If there’s a general rule for hiking in hot weather, it’s this: “More coverage is always better.” You will rarely see experienced hot-weather hikers without their hats, and you’ll never see them without their shirts. The best shirts for hot weather provide coverage and comfort.
Some shirts will even cool you off as you negotiate the sun-drenched trail. Indeed, a comfortable shirt, one that keeps out the sun’s harmful rays but still lets in the cooling breeze, can be the difference between a pleasant walk in the sunshine and a march through Hades.
Here at The Adventure Junkies, we will help you choose the ideal shirt for hiking in the heat, whether you’re heading out on a day hike or mounting an epic journey. We’ve listed the 10 best hot-weather shirts out there. All of them protect against UV light despite offering varying materials, style and features.
For more of our top hiking gear recommendations, check out the Best Hiking Shirts.
Quick Answer - The Best Shirts for Hot Weather
- Columbia Tamiami II
- ExOfficio Air Strip
- REI Co-op Sahara Tech
- Marmot Eldridge
- REI Co-op Sahara
- Outdoor Research Echo
- Hanes Cool Dri
- Denali Mega Solar
- ExOfficio Sol Cool
Comparison Table - Best Hiking Shirts for Hot Weather
|Columbia Tamiami II||Long||40||Button-front||$$||4.7|
|ExOfficio Air Strip||Long||30||Button-front||$$||4.4|
|REI Co-op Sahara Tech||Long||50||Button-front||$$||4.2|
|REI Co-op Sahara||Long and Short||50||Crew||$$||4.0|
|Outdoor Research Echo||Long and Short||15||Crew||$||4.8|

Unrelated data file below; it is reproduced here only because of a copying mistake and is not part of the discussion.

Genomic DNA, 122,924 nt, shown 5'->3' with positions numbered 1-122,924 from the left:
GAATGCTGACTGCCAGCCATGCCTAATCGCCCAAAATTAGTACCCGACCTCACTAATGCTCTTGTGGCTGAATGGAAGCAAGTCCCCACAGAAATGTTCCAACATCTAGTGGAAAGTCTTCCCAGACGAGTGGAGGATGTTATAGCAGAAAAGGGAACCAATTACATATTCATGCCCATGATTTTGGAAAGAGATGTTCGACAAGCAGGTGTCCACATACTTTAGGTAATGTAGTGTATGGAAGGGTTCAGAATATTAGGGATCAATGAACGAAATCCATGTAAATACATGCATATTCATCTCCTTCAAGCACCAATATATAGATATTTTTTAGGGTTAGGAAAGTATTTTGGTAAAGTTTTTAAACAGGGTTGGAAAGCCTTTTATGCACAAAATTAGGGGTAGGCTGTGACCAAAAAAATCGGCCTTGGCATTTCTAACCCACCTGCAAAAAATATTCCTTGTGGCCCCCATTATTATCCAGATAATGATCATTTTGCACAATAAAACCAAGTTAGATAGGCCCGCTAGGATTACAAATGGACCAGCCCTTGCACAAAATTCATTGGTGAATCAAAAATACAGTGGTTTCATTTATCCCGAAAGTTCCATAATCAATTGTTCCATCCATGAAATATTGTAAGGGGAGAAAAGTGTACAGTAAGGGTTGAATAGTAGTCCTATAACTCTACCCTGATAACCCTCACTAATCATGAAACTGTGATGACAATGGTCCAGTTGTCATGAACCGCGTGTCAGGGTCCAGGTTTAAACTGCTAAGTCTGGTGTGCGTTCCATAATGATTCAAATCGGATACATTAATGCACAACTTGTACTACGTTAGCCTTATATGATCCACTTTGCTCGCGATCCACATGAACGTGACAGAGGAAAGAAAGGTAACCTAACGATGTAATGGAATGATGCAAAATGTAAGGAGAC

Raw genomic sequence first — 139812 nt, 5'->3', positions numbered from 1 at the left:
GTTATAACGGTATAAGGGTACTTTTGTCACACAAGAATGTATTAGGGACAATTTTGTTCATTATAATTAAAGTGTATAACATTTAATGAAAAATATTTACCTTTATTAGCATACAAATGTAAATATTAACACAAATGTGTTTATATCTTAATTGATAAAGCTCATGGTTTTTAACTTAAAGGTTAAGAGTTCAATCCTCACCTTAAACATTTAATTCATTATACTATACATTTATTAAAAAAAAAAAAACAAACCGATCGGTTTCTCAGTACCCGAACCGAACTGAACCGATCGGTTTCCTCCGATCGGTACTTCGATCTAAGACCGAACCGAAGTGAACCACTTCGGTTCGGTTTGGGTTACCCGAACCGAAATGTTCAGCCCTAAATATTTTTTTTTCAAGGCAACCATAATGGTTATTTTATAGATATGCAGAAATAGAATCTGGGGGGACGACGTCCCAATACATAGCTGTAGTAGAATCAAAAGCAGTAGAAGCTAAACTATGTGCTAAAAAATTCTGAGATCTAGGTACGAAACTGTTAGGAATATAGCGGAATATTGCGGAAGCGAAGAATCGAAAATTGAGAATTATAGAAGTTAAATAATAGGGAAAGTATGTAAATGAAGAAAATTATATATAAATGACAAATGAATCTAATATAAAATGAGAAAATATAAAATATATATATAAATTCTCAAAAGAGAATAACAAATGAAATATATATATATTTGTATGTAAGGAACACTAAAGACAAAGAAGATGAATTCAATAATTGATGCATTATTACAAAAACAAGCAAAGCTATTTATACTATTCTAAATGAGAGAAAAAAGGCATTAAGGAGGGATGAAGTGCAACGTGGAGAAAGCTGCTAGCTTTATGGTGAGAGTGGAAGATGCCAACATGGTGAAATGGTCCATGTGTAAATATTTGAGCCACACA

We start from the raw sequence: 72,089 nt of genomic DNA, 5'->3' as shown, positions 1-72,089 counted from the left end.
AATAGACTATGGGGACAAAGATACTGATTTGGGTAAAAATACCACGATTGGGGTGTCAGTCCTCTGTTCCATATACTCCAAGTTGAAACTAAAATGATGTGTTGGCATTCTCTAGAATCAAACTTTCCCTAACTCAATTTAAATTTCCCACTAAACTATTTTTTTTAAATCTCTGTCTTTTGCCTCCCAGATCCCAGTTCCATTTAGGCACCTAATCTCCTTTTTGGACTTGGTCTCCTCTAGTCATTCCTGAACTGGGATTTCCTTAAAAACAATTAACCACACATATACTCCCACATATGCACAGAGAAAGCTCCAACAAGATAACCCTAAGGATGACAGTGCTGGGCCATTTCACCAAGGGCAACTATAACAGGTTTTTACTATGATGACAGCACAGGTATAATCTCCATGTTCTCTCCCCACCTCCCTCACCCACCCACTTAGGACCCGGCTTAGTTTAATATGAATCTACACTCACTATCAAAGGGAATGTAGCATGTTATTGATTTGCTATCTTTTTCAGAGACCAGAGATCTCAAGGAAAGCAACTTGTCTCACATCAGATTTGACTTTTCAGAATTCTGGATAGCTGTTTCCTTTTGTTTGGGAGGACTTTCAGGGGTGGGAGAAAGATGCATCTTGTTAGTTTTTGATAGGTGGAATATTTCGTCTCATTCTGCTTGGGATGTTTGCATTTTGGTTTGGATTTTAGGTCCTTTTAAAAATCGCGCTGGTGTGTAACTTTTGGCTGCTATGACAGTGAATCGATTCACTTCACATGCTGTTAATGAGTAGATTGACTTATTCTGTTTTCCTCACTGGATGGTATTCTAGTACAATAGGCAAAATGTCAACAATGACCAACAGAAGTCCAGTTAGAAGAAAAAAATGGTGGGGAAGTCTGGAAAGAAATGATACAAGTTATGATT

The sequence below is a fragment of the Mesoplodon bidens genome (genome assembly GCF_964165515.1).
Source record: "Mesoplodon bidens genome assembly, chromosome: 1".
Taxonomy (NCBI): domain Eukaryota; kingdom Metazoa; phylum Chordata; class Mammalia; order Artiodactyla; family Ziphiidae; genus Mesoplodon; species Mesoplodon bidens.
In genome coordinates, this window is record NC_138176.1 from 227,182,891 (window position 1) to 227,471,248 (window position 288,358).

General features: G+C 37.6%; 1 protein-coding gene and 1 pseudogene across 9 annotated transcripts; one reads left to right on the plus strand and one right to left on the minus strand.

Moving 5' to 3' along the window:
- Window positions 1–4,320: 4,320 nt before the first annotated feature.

|Hanes Cool Dri||Long||50||Crew||$||5.0|
|Denali Mega Solar||Long||50||Crew||$||4.6|
|ExOfficio Sol Cool||Long and Short||50||Crew||$$||5.0|
Reviews - The Best Shirts for Hot Weather Hiking
Columbia Tamiami II
ExOfficio Air Strip
REI Co-op Sahara Tech
- Material: Nylon/Spandex
- Sleeves: Long
- Style: Button-front
- UPF: 50
- Long cuffs cover backs of hands
- Reinforced elbows
- Big pockets
- Underarm ventilation
BEST FOR: MULTI-DAY HIKES
PROS: Durable and versatile
CONS: Relaxed fit may be too baggy for some people
BEST FOR: FROM THE TRAIL TO THE TOWN
PROS: Stylish enough to wear out after hiking
CONS: Relatively low UPF
REI Co-op Sahara
- Material: Polyester/Spandex
- Sleeves: Long and Short
- Style: Crew
- UPF: 50
- Relaxed fit
- Highest UPF
BEST FOR: SHORT HIKES AND EXERCISE
PROS: Comfortable and soft
CONS: Pricey for a basic T-shirt
Outdoor Research Echo
Hanes Cool Dri
BEST FOR: EVERYDAY USE AND LAYERING
CONS: Very basic and a bit boring
Denali Mega Solar
BEST FOR: SHORT HIKES AND LAYERING
PROS: Durable and comfortable
CONS: Sizes run big
HOW TO CHOOSE THE BEST SHIRTS FOR HOT WEATHER
A hot-weather hiking shirt should be constructed from breathable, light-weight material that does not chafe the skin. Most shirts for hot weather are made of synthetic materials, such as nylon, polyester and spandex, with a bit of cotton sometimes thrown in as well.
Such blends wick away sweat and allow air to circulate, keeping you relatively dry and cool under the sun. These synthetics are also typically lighter than other materials, so you won’t feel like you’re wearing a wet blanket. Some shirts have mesh panels that allow for more air flow.
Many hiking shirts designed for hot weather have antimicrobial properties, which help cut down on the inevitable odors that come about from hiking in the heat.
The most important thing to consider when choosing a material for your hiking shirt is how it feels on your body. Nothing ruins an otherwise great hike like poorly chosen gear.
Take your time and try on several different blends to find the perfect one. It’s also a good idea to wear the shirt outside — not just in your living room or the fitting room — before taking it with you on the trail, to see how it breathes.